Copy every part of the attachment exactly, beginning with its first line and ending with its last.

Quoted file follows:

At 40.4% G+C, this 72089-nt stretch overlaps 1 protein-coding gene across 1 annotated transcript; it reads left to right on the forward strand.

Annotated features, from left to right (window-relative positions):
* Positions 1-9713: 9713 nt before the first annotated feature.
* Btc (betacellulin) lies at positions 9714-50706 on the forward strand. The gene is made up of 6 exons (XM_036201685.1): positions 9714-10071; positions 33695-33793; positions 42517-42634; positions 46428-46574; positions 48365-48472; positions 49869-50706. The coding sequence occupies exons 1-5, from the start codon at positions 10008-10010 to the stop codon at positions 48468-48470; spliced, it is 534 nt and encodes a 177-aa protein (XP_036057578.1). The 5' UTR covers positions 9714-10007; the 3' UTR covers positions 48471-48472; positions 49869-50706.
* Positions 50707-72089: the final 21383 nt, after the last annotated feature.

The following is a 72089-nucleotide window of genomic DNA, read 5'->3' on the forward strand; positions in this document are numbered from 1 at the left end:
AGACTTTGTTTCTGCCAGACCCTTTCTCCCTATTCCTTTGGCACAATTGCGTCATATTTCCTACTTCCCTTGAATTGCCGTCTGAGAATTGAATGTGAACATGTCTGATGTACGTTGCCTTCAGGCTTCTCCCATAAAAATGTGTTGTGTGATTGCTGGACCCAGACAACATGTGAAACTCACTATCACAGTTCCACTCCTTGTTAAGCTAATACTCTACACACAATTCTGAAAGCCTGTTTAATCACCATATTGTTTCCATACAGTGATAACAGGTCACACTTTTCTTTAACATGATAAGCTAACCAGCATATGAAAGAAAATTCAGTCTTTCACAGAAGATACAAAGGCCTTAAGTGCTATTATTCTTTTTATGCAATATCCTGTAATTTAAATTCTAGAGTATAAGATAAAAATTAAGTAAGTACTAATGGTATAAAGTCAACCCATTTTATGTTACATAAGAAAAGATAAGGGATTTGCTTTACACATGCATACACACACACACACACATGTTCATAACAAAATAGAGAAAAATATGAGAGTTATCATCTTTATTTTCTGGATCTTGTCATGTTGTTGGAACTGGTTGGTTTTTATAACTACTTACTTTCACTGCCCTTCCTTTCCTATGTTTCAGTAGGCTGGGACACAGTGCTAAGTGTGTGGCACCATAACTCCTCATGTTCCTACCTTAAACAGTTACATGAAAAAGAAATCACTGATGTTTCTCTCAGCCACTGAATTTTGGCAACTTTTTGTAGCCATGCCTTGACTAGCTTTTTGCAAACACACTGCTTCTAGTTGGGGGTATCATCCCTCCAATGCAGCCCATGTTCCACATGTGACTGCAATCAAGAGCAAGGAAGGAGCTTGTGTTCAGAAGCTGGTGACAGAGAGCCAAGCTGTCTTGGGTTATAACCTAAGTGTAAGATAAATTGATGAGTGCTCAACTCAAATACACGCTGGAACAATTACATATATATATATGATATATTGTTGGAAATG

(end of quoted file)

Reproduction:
At 40.4% G+C, this 72089-nt stretch overlaps 1 protein-coding gene across 1 annotated transcript; it reads left to right on the forward strand.

Annotated features, from left to right (window-relative positions):
* Positions 1-9713: 9713 nt before the first annotated feature.
* Btc (betacellulin) lies at positions 9714-50706 on the forward strand. The gene is made up of 6 exons (XM_036201685.1): positions 9714-10071; positions 33695-33793; positions 42517-42634; positions 46428-46574; positions 48365-48472; positions 49869-50706. The coding sequence occupies exons 1-5, from the start codon at positions 10008-10010 to the stop codon at positions 48468-48470; spliced, it is 534 nt and encodes a 177-aa protein (XP_036057578.1). The 5' UTR covers positions 9714-10007; the 3' UTR covers positions 48471-48472; positions 49869-50706.
* Positions 50707-72089: the final 21383 nt, after the last annotated feature.

The following is a 72089-nucleotide window of genomic DNA, read 5'->3' on the forward strand; positions in this document are numbered from 1 at the left end:
AGACTTTGTTTCTGCCAGACCCTTTCTCCCTATTCCTTTGGCACAATTGCGTCATATTTCCTACTTCCCTTGAATTGCCGTCTGAGAATTGAATGTGAACATGTCTGATGTACGTTGCCTTCAGGCTTCTCCCATAAAAATGTGTTGTGTGATTGCTGGACCCAGACAACATGTGAAACTCACTATCACAGTTCCACTCCTTGTTAAGCTAATACTCTACACACAATTCTGAAAGCCTGTTTAATCACCATATTGTTTCCATACAGTGATAACAGGTCACACTTTTCTTTAACATGATAAGCTAACCAGCATATGAAAGAAAATTCAGTCTTTCACAGAAGATACAAAGGCCTTAAGTGCTATTATTCTTTTTATGCAATATCCTGTAATTTAAATTCTAGAGTATAAGATAAAAATTAAGTAAGTACTAATGGTATAAAGTCAACCCATTTTATGTTACATAAGAAAAGATAAGGGATTTGCTTTACACATGCATACACACACACACACACATGTTCATAACAAAATAGAGAAAAATATGAGAGTTATCATCTTTATTTTCTGGATCTTGTCATGTTGTTGGAACTGGTTGGTTTTTATAACTACTTACTTTCACTGCCCTTCCTTTCCTATGTTTCAGTAGGCTGGGACACAGTGCTAAGTGTGTGGCACCATAACTCCTCATGTTCCTACCTTAAACAGTTACATGAAAAAGAAATCACTGATGTTTCTCTCAGCCACTGAATTTTGGCAACTTTTTGTAGCCATGCCTTGACTAGCTTTTTGCAAACACACTGCTTCTAGTTGGGGGTATCATCCCTCCAATGCAGCCCATGTTCCACATGTGACTGCAATCAAGAGCAAGGAAGGAGCTTGTGTTCAGAAGCTGGTGACAGAGAGCCAAGCTGTCTTGGGTTATAACCTAAGTGTAAGATAAATTGATGAGTGCTCAACTCAAATACACGCTGGAACAATTACATATATATATATGATATATTGTTGGAAATG